Stonich’s current research endeavors in Central America are a direct result of the work she did as a graduate student at UK. “The problems that confronted me when I was at Kentucky in the field, especially around my master’s thesis research, have really been the basis and the foundation for all the things that have happened subsequently,” Stonich said.

Starting as a descriptive folk life study in the Big South Fork River and Recreation Area, Stonich’s master’s research opened her eyes to how local communities were affected by economic development and efforts of coercive conservation. Stonich then saw similar dynamics and crises building in Central America and took a research opportunity that allowed her to study agricultural development.

As populations and economic efforts began to shift to the coast due to the expansion of tourism and aquaculture such as shrimp farming, however, Stonich’s research also shifted to the consequences of unsustainable development. “I got really involved with local communities and local people about trying to do something to better control their destiny and what they were able to do,” Stonich explained.

One of the goals of Stonich’s research involves finding solutions for local communities to help them survive in the evolving economic and ecological landscape. “Our project has been looking at the vulnerability and resistance of local people in communities to these multiple stressors, and trying to identify those kinds of positive strategies and helping people adapt these changes and become more resilient.”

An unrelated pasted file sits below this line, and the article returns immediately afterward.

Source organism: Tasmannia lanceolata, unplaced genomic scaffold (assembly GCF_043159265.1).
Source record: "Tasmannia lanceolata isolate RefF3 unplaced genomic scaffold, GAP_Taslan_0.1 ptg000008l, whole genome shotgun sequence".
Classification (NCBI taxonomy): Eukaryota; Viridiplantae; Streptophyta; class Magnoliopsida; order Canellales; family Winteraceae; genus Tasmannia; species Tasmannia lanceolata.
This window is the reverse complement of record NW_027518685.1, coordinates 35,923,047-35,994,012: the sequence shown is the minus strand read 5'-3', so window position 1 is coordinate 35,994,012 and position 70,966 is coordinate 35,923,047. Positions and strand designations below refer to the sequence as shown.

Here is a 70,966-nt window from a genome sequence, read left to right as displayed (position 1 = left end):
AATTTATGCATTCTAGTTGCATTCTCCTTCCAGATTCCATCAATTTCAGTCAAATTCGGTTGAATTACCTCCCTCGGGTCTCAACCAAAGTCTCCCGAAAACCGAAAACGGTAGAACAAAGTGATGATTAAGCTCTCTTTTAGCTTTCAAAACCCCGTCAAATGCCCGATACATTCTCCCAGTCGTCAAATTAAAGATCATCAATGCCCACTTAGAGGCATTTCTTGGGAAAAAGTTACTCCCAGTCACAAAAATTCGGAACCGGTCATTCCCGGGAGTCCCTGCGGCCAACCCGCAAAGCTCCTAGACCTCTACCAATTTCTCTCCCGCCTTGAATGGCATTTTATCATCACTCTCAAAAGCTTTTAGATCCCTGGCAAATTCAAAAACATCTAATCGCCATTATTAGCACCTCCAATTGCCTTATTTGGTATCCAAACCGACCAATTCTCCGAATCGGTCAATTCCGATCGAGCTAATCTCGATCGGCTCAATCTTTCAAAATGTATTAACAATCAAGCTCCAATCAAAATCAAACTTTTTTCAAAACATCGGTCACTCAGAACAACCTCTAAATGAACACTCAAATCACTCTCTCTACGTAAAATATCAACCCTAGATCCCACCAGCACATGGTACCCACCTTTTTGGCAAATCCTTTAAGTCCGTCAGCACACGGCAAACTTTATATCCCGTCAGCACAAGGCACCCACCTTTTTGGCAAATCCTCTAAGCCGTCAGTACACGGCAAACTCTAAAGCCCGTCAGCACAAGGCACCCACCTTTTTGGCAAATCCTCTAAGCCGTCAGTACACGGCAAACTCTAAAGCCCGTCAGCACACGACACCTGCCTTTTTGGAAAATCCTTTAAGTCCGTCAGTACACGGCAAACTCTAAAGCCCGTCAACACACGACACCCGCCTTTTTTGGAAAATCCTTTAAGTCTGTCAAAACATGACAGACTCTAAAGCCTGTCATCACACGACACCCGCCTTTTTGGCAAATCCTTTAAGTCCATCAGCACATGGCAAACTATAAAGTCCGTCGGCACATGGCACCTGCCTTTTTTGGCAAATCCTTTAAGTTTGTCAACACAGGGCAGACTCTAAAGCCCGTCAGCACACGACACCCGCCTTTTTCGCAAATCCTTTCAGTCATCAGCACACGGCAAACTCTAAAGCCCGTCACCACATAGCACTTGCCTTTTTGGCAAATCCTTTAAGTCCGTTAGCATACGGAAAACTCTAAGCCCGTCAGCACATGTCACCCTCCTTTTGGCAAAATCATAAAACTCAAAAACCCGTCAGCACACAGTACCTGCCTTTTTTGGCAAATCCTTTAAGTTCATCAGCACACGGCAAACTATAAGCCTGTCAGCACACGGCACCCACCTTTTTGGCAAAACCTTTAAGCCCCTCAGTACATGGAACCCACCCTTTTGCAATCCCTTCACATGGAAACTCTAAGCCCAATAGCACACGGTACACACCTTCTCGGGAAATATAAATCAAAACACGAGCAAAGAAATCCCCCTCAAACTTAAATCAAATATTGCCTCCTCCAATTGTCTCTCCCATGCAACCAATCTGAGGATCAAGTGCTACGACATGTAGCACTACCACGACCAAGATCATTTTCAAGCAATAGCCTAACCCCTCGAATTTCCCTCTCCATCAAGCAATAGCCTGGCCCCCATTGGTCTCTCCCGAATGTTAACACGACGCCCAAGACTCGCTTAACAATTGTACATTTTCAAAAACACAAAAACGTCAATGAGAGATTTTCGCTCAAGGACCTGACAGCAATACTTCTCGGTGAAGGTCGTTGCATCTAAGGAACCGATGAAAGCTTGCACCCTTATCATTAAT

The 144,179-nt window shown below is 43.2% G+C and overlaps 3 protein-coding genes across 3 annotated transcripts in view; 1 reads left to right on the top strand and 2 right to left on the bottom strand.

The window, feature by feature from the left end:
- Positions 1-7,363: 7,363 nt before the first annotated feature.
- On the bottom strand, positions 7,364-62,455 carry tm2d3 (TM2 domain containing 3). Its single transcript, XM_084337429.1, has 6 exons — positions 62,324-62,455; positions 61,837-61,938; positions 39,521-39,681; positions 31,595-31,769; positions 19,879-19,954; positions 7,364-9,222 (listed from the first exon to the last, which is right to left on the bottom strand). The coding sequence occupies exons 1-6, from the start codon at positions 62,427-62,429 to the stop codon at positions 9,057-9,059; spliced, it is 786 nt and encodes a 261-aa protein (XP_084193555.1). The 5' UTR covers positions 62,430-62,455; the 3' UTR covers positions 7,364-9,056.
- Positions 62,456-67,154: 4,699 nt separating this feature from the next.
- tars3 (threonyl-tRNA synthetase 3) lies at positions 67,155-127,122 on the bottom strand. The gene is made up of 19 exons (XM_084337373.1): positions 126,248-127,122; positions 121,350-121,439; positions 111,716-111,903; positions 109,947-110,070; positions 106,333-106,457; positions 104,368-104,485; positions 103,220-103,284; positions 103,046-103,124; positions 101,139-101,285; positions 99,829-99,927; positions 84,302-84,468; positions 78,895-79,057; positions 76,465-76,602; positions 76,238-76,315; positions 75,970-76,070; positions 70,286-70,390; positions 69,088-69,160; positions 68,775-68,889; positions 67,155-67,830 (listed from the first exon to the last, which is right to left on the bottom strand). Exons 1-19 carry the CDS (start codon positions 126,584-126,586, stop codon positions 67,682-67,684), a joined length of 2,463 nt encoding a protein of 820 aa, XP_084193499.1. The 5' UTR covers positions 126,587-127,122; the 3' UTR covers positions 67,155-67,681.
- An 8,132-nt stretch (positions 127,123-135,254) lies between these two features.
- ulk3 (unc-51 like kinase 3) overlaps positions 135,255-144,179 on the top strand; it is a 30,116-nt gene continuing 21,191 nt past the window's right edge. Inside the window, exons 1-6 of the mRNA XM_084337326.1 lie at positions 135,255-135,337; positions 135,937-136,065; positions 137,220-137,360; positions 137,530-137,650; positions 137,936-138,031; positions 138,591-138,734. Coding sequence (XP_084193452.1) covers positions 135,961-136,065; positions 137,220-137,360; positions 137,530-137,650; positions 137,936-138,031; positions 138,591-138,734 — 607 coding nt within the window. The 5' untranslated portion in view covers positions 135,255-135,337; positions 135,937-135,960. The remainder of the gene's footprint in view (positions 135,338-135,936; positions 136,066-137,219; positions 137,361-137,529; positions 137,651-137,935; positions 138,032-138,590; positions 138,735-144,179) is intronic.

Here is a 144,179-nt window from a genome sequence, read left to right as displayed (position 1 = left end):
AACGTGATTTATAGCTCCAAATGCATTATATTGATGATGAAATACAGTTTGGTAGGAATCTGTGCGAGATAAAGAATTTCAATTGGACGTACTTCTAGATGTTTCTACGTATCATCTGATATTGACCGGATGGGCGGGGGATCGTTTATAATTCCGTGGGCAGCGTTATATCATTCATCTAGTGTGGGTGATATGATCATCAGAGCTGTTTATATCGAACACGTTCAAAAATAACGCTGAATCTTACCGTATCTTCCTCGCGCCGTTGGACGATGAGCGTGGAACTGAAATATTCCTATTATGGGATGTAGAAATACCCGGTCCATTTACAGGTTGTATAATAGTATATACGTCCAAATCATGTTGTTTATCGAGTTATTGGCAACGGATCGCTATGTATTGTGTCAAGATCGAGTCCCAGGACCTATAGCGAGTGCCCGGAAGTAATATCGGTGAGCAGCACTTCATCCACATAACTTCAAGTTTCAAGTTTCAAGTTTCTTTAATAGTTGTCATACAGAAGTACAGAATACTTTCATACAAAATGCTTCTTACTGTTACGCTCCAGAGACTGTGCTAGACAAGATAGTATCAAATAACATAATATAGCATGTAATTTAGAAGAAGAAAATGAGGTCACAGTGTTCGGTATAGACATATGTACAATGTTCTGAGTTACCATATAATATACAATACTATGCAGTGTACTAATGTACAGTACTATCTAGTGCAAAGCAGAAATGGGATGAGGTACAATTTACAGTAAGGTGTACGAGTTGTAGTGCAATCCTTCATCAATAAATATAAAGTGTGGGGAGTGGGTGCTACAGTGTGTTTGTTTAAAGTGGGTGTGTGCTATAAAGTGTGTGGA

Newer issues such as climate change have also affected Stonich’s current research. “There are multiple crises going on in the Mesoamerican Reef, now including the significant impacts of climate change, and not only major events like hurricanes and sea level rise but also changes in weather patterns,” she explained.

This is just one of the many factors Stonich must consider in order to understand the relationship between humans and natural systems in such fragile and ecologically diverse areas.

Stonich’s work benefits from her interdisciplinary perspective and her political ecology approach.

“Political ecology does exactly what is being called for, and that is to look at these environmental consequences and effects in their larger social and cultural and political contexts,” she said. This interconnectivity allows Stonich to focus on “how these inequalities are related to what is going on in a larger geopolitical and ecological scale.”

Her presentation on Oct. 16 will be a discussion of the details of this project and how Stonich plans on using her research to find new solutions for the crises facing the Mesoamerican Barrier Reef System. 

“Our goal is to take the research design and methodologies we developed in this first phase and apply them in a larger, more comparative fashion.” Stonich’s research, from UK to Big South Fork and now to the Mesoamerican Reef, shows how much the world can benefit such an interdisciplinary, interwoven approach.

By: Guy Spriggs